ORLANDO, Fla. -- Albany golf pro Sonny Skinner made history recently when he became the first club professional to ever win both the PGA of America Player of the Year and Senior Player of the Year awards.
What a difference two years can make, huh?
Because that's all the time that passed when Skinner -- then 48 -- won the honor as Player of the Year in 2008. Then he turned 50, officially qualifying as a senior member, and won it again in 2010.
And recently, Skinner was honored during a formal ceremony in Orlando, Fla., where he was presented the coveted honor in front of hundreds of spectators and his friends and family.
"I am fortunate to have a club that encourages me to play," said Skinner, a Sylvester resident who joined River Pointe Golf Club in 2006. "And, I am thankful that The PGA provides the opportunities it does for its members to play in great events. It was a good year, and a pleasant surprise that I could go on to earn this award after turning 50."
Also honored that night a Player of the Year was Mike Small of Champaign, Ill. He and Skinner are longtime friends and competitive rivals who battled all year, including in the National Championship, which Small won and Skinner finished runner-up.
It was the third national award for Small, 44, whose campaign included winning a record-tying third PGA Professional National Championship.
The final Player of the Year standings were determined based on a point system involving both national and PGA Section competitions from Jan. 1 through Dec. 20, 2010 -- Skinner dominated the field this season.
Skinner finished with 1,642.33 points to cruise to the Senior PGA Professional Player of the Year honors. Three-time award winner Chris Starkjohann of Oceanside, Calif., was next -- but with only 915.5, some 600-plus points off of Skinner.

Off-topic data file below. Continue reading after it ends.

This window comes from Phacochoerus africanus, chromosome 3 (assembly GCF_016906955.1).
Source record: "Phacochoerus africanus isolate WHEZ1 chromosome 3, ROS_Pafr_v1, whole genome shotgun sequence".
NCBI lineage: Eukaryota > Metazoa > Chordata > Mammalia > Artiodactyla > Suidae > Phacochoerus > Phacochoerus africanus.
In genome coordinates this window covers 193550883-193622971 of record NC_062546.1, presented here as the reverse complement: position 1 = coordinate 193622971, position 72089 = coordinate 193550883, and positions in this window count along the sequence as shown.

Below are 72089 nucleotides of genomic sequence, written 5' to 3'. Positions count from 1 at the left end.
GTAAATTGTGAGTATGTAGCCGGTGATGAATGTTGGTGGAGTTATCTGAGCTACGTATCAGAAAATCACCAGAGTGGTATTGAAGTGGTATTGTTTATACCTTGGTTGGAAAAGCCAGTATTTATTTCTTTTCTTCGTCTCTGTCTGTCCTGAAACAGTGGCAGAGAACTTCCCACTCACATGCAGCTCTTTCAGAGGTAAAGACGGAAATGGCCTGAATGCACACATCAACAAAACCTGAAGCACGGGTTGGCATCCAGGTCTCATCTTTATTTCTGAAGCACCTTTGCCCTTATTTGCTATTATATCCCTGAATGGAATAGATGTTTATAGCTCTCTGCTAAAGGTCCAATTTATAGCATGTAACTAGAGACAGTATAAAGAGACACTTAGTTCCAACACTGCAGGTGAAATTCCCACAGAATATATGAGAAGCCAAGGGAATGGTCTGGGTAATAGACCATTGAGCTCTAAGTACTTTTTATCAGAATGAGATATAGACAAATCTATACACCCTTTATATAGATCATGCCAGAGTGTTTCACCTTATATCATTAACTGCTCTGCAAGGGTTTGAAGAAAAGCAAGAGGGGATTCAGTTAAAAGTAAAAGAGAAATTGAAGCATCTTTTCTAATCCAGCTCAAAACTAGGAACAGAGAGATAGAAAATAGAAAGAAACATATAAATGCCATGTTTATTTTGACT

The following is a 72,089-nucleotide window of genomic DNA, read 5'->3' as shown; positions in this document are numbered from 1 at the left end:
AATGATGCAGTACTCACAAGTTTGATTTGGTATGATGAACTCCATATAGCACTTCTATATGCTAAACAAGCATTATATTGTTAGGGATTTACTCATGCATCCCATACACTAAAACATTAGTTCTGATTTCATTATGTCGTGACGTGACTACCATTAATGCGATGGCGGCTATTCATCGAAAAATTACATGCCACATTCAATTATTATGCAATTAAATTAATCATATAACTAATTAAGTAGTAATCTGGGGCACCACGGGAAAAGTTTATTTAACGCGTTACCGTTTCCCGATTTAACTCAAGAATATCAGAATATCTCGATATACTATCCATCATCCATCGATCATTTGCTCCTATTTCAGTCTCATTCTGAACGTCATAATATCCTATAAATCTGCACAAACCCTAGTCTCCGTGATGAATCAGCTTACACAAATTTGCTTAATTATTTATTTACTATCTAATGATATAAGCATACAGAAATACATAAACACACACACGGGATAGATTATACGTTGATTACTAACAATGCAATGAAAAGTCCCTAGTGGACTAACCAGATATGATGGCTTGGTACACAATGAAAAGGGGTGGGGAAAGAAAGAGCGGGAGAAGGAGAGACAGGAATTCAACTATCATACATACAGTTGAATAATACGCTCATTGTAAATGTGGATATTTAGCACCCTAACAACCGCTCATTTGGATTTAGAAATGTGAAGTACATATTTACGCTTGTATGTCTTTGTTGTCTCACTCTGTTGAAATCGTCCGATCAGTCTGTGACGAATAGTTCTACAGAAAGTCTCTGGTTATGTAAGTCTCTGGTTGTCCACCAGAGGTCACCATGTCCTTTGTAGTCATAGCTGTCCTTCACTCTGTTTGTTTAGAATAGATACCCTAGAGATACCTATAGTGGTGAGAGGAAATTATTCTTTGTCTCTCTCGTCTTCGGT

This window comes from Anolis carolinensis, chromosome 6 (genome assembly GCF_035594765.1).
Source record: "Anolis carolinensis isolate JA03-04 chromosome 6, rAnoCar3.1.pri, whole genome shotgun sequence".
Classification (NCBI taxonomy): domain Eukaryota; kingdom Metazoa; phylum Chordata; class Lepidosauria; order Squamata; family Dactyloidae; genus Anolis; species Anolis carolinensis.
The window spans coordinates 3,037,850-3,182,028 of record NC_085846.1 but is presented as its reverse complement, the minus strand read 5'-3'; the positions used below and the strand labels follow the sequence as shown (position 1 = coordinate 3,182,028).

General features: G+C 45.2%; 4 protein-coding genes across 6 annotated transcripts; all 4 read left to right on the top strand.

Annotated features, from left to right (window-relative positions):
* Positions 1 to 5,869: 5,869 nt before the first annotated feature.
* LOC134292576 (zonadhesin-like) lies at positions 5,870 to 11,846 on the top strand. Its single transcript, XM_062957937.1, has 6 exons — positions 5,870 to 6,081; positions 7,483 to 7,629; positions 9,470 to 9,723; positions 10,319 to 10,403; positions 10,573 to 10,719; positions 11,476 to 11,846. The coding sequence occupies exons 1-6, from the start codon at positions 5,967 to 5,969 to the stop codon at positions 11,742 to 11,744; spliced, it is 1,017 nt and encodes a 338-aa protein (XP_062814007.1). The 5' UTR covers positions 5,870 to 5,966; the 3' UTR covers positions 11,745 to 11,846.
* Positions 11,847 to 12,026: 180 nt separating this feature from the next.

Skinner opened his 2010 season by winning the Taylormade-adidas Golf PGA Senior-Junior and Match Play Championships. He added his National Championship runner-up performance with a share of sixth in the Senior PGA Professional National Championship in October, and capped the year by finishing runner-up on the PGA Tournament Series money list in December.
Skinner made the most of his first venture into the 50-and-older ranks, and just missed earning a Champions Tour full-time playing privileges during last fall's Qualifying School. He added 225 points as the Georgia PGA Senior Champion; and added 219 more in three Champions Tour events and 115.5 through seven Nationwide Tour outings.
He, does, however, wish he had another shot at Small in the National Championship.
"I enjoyed the competition, and certainly the battle with Mike at the National Championship," Skinner said. "Mike and I have been good friends for 15 years. I have a lot of respect for Mike and what it takes for anyone to win a golf tournament."
Small's march to a third PGA Professional Player of the Year award included his continuing his dominance in the Illinois PGA Section, where he won a ninth Section Championship, and made his appearance in seven PGA Tour events fruitful in the spring by finishing tied for 17th at the Mayakoba Golf Classic in Cancun, Mexico.
Small has served as the University of Illinois men's coach since 2000 and guided a second consecutive Big Ten Conference Championship team. Small accomplished his feat by overcoming a bout with tendinitis in a surgically repaired right elbow that struck him two days before the opening round. He earned 1,452.67 overall points, including 527.67 for his performance in six PGA Tour events, and finished with 212 more points than Skinner (1,240.5), who dueled Small throughout the final round of the National Championship and was the first to greet the champion when he left the 18th green. Small added his national award to those he also won in 2006 and '07.
"I'm honored to win this award for a third time, and I count myself very fortunate for lucky timing when it came to getting past injury to just be able to compete (against Sonny in the National Championship," said Small. "Playing professionally for 10 years, I had learned a lot about dealing with injury, and yet I was blessed at the right time. There are no guarantees in golf; I learned that a long time ago. It is great to still be a player and someone who can help educate younger players to go out and enjoy success on the course."